Egoshu (or Kaigoshu) (wealthy merchants who led self-governing organizations in cities from the Muromachi to the Azuchi-Momoyama period) are consultation organizations, or is a term that refers to the members of this organization which possessed a leading role in the self-government of cities from the Muromachi to the Azuchi-Momoyama period. The example in Sakai City is especially famous.
Around the same time, similar organizations were seen in cities such as Yamada (Ise City) (Ise Province), Ominato (Ise City) (Ise Province), Hakata or Sakata City.
Egoshu owes its name to Shue (gathering) at a temple. Egoshu comprised the affluent (influential merchants) in Sakai, and influential merchants such as Notoya and Beniya served as Egoshu.
The name of Egoshu first appears in Sakai City, in the "Shaken nichiroku," a diary written by a Zen priest, Daishuku KIKO. It records that on August 1 in 1484, both the Kasueya (timber merchant, Kazue MIYAKE) and the Isumiya (Izumiya) from among the Egoshu members led the festival at Mimura-sha Shrine (Aguchi-jinja Shrine).
It is said that the number of Egoshu members was thirty-six, but there were ten during the Bunmei era (Japan) ("Shaken nichiroku"). Moreover, some accounts say that ten members as nayashu (warehousing business) were consulting on court cases ("Shiranki"). Therefore it is often said that the ten nayashu were especially powerful among the thirty-six Egoshu members.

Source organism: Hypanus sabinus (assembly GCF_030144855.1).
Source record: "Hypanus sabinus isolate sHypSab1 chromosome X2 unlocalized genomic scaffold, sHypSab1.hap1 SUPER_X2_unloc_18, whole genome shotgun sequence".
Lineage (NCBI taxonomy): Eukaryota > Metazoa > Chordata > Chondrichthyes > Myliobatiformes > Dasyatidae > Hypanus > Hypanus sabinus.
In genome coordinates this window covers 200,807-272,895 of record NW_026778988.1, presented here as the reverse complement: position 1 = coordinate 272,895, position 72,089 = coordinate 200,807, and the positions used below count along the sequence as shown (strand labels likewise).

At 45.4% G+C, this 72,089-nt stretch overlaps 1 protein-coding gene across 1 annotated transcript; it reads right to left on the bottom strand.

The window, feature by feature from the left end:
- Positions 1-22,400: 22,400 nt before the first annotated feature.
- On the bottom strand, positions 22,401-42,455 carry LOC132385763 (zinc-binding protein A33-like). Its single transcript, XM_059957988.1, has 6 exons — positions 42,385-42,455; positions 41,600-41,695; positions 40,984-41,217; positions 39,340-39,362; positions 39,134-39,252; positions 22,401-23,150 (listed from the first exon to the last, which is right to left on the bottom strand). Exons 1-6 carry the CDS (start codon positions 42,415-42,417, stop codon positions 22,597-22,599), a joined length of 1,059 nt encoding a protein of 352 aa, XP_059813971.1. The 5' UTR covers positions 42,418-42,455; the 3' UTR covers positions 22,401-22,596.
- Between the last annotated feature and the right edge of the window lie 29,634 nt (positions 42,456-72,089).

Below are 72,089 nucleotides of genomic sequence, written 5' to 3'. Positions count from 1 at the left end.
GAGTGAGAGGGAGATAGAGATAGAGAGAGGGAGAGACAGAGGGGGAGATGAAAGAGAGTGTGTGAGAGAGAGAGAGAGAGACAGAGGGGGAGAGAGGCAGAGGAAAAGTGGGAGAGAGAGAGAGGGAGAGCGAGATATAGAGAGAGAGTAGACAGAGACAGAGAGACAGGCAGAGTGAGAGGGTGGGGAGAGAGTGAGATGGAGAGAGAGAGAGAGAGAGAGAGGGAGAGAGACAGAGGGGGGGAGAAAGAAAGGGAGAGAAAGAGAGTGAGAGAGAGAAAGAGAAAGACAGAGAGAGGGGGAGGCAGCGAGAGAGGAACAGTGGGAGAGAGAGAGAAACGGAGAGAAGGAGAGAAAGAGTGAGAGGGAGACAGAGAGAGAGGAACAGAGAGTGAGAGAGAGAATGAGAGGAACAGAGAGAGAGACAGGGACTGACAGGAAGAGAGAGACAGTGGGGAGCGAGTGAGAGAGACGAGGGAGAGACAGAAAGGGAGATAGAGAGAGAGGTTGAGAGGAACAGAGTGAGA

Sakai was divided into the Sakaisho region of Settsu Province and the Sakaiminamisho region of Izumi Province, and there were meeting places for Egoshu members in both regions. In the Sakaisho region it was called 'Hokusho Kyodo' (according to the "Shaken nichiroku"), but the location is unknown. The meeting place of the Sakaiminamisho region has been determined through excavations etc. and is assumed to have been at the Nenbutsu-ji Temple (abolished temple) on the precincts of Aguchi-jinja Shrine.
In the same period, the elders of Yamada in Ise, headed a self-government system called "Yamadasanpo," a form of self-government was also found in Egoshu in Ominato, Ise, while in Hakata, twelve Nengyoji (town officials) were administering the city, and in Shonai Sakata the Sanju-roku-nin shu with thirty-six members were in control of town administration; all these are examples of self-government that was suited to their respective cities.